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Fossils and Things

13 September 2014

At http://archaeologynewsnetwork.blogspot.co.uk/2014/09/exceptionally-well-… … concerns insect fossils found in rocks in the Rhone Valley, in limestone outcrops. A new species has been found, a water treader – the kind of aquatic bug you might find in a garden pond. Now, limestone is consider to have an origin in shallow sea locations such as lagoons and the Rhone Valley limestone has lots of fish and marine shells and even plants that are assumed to have been washed into the tropical sea. However, the discovery of land based insects is a novelty – found in what are sediments. Were they washed into the sea like the plants – possibly even clinging to plants.

Lagoons are a favourite geological topographical feature and you'll find plenty of lagoons popping up in the literature, even in Britain. It is a convenient way to account for a mixture of marine and land life forms – as in the Rhone Valley limestones.

At http://archaeologynewsnetwork.blogspot.co.uk/2014/09/toothless-dinosaurs… … a dinosaur the size of a labrador retriever has been found in Alberta (at Horseshoe Canyon near Drumheller). The problem si that it had not teeth – so how did it eat? It seems like it had what is described as a proto-beak and ate plants (as in a water bird).

At http://westerndigs.org/first-columbian-mammoth-with-hair-discovered-on-c… … this is a wonderful web site on archaeology in N America. We are told an artichoke farmer ploughing one of his fields unearthed fossils of bison, camel, mastodon – and a columbian mammoth that had tufts of hair still intact. How does that happen? Was it deposited rapidly and deep enough to preserve the tufts of hair. In addition, how did so many animals end up in ancient grave?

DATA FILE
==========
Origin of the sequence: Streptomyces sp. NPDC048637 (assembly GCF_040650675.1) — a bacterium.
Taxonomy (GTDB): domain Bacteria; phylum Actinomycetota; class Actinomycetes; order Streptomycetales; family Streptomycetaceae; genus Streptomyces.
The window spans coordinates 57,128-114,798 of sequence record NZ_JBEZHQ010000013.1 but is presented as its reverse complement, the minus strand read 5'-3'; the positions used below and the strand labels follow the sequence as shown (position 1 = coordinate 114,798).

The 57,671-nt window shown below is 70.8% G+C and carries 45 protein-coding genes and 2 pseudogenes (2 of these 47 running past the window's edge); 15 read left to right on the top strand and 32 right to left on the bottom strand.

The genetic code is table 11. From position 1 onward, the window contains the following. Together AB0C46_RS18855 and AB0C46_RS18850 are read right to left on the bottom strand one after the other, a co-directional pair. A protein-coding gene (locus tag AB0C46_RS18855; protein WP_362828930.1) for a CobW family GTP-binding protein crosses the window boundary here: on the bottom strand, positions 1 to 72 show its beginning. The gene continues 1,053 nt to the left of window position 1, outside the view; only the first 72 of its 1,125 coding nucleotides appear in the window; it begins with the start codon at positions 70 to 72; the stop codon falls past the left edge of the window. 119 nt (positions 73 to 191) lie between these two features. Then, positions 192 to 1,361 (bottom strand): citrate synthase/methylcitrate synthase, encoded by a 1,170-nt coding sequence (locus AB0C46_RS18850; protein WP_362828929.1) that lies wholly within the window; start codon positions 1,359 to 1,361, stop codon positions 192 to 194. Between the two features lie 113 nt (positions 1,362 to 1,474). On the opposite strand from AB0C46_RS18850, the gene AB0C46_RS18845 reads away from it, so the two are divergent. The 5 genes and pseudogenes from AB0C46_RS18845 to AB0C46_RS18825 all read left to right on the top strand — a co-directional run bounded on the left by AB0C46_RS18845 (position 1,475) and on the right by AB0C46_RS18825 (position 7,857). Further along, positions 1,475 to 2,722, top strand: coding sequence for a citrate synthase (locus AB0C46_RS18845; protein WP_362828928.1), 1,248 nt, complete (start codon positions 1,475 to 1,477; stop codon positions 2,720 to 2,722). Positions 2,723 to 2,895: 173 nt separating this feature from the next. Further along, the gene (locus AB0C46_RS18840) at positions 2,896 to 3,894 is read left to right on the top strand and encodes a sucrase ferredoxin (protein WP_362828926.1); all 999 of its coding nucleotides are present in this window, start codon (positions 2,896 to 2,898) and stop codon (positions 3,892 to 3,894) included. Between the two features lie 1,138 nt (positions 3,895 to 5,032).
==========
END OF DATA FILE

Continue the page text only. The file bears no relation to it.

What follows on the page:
Archaeologists, apparently, are not looking for evidence of a catastrophe. They are looking for evidence of a human killing spree – a site where animals were butchered (but why were they buried)? Human projectiles are so far absent from the site – but that does not lessen the quest. Lots of animal bones are yet to be dug out – there are so many of them the archaeologists and palaeontologists were overwhelmed and stopped digging.

Elsewhere, in Idaho, at another site, there is lots of evidence of human points and projectiles – go to http://westerndigs.org/13500-year-old-tool-making-site-uncovered-in-idah… … and at a different point in time. The site is packed with stone points found in a layer of soil with charcoal that has been dated between 13700 and 13500 years ago. This period is defined as a warm phase of climate, the Alleroed – which immediately precedes the Younger Dryas cooling event. Rabbits appear to have been on the menu – can't beat a nice rabbit stew. The post continues by saying that people of the Western Stemmed Points tradition must have been living in the NW region before Clovis people – long designated as Clovis First. In this instance, the Western Stemmed Tradition was contemporary Clovis (principally found in SE N America. The Western Stemmed Tradition people must have entered the Americas by the coastal route – how did Clovis get there? The stone tools in Idaho reflect either a movement of people from the NW or is evidence of trade with that region as some of the rock has an origin in Montana and Oregon.

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